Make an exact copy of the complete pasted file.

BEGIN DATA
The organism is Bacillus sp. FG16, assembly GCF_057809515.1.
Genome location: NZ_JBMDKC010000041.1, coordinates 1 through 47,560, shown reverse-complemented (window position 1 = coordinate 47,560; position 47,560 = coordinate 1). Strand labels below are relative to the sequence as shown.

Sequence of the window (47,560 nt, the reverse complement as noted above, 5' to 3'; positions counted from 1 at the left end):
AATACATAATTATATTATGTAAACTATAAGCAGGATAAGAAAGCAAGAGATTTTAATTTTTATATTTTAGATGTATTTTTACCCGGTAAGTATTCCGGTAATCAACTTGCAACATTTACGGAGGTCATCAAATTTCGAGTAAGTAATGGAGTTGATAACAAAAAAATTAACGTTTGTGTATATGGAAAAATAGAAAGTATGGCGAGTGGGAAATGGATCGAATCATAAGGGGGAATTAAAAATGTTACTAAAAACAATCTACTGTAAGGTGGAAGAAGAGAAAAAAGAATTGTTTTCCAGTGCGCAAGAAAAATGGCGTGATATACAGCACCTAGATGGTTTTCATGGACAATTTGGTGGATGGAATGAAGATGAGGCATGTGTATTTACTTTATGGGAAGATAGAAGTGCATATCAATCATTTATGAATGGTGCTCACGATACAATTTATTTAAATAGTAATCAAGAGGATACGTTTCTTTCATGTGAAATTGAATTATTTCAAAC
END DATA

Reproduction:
The organism is Bacillus sp. FG16, assembly GCF_057809515.1.
Genome location: NZ_JBMDKC010000041.1, coordinates 1 through 47,560, shown reverse-complemented (window position 1 = coordinate 47,560; position 47,560 = coordinate 1). Strand labels below are relative to the sequence as shown.

Sequence of the window (47,560 nt, the reverse complement as noted above, 5' to 3'; positions counted from 1 at the left end):
AATACATAATTATATTATGTAAACTATAAGCAGGATAAGAAAGCAAGAGATTTTAATTTTTATATTTTAGATGTATTTTTACCCGGTAAGTATTCCGGTAATCAACTTGCAACATTTACGGAGGTCATCAAATTTCGAGTAAGTAATGGAGTTGATAACAAAAAAATTAACGTTTGTGTATATGGAAAAATAGAAAGTATGGCGAGTGGGAAATGGATCGAATCATAAGGGGGAATTAAAAATGTTACTAAAAACAATCTACTGTAAGGTGGAAGAAGAGAAAAAAGAATTGTTTTCCAGTGCGCAAGAAAAATGGCGTGATATACAGCACCTAGATGGTTTTCATGGACAATTTGGTGGATGGAATGAAGATGAGGCATGTGTATTTACTTTATGGGAAGATAGAAGTGCATATCAATCATTTATGAATGGTGCTCACGATACAATTTATTTAAATAGTAATCAAGAGGATACGTTTCTTTCATGTGAAATTGAATTATTTCAAAC